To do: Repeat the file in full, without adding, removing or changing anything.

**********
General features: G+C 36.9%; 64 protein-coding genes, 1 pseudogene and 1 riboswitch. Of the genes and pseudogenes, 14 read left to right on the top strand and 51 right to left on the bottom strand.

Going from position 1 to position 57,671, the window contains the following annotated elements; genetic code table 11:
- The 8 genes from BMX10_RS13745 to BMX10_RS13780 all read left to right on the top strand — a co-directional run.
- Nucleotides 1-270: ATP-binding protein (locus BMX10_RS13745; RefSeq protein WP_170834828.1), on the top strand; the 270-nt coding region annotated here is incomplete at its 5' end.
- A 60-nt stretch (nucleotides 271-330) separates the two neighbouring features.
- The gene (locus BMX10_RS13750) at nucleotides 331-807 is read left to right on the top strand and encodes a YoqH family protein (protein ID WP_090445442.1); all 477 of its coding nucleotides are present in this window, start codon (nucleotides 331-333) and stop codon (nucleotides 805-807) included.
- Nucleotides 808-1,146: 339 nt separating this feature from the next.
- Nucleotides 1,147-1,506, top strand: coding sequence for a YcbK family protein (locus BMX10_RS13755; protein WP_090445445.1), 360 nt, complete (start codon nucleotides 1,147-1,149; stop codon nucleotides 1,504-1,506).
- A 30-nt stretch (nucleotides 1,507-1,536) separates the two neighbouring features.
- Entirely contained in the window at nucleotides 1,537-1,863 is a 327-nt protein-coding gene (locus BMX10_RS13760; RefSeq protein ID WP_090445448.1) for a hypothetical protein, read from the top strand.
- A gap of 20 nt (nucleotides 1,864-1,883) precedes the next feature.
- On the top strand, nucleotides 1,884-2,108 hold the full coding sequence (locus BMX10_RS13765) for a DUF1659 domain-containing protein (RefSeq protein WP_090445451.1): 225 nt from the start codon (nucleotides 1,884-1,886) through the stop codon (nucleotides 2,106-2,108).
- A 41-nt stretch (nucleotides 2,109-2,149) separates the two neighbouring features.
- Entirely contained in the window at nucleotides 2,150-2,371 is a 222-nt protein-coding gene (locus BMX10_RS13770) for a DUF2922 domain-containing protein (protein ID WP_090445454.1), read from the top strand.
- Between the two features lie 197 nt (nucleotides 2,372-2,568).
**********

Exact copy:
General features: G+C 36.9%; 64 protein-coding genes, 1 pseudogene and 1 riboswitch. Of the genes and pseudogenes, 14 read left to right on the top strand and 51 right to left on the bottom strand.

Going from position 1 to position 57,671, the window contains the following annotated elements; genetic code table 11:
- The 8 genes from BMX10_RS13745 to BMX10_RS13780 all read left to right on the top strand — a co-directional run.
- Nucleotides 1-270: ATP-binding protein (locus BMX10_RS13745; RefSeq protein WP_170834828.1), on the top strand; the 270-nt coding region annotated here is incomplete at its 5' end.
- A 60-nt stretch (nucleotides 271-330) separates the two neighbouring features.
- The gene (locus BMX10_RS13750) at nucleotides 331-807 is read left to right on the top strand and encodes a YoqH family protein (protein ID WP_090445442.1); all 477 of its coding nucleotides are present in this window, start codon (nucleotides 331-333) and stop codon (nucleotides 805-807) included.
- Nucleotides 808-1,146: 339 nt separating this feature from the next.
- Nucleotides 1,147-1,506, top strand: coding sequence for a YcbK family protein (locus BMX10_RS13755; protein WP_090445445.1), 360 nt, complete (start codon nucleotides 1,147-1,149; stop codon nucleotides 1,504-1,506).
- A 30-nt stretch (nucleotides 1,507-1,536) separates the two neighbouring features.
- Entirely contained in the window at nucleotides 1,537-1,863 is a 327-nt protein-coding gene (locus BMX10_RS13760; RefSeq protein ID WP_090445448.1) for a hypothetical protein, read from the top strand.
- A gap of 20 nt (nucleotides 1,864-1,883) precedes the next feature.
- On the top strand, nucleotides 1,884-2,108 hold the full coding sequence (locus BMX10_RS13765) for a DUF1659 domain-containing protein (RefSeq protein WP_090445451.1): 225 nt from the start codon (nucleotides 1,884-1,886) through the stop codon (nucleotides 2,106-2,108).
- A 41-nt stretch (nucleotides 2,109-2,149) separates the two neighbouring features.
- Entirely contained in the window at nucleotides 2,150-2,371 is a 222-nt protein-coding gene (locus BMX10_RS13770) for a DUF2922 domain-containing protein (protein ID WP_090445454.1), read from the top strand.
- Between the two features lie 197 nt (nucleotides 2,372-2,568).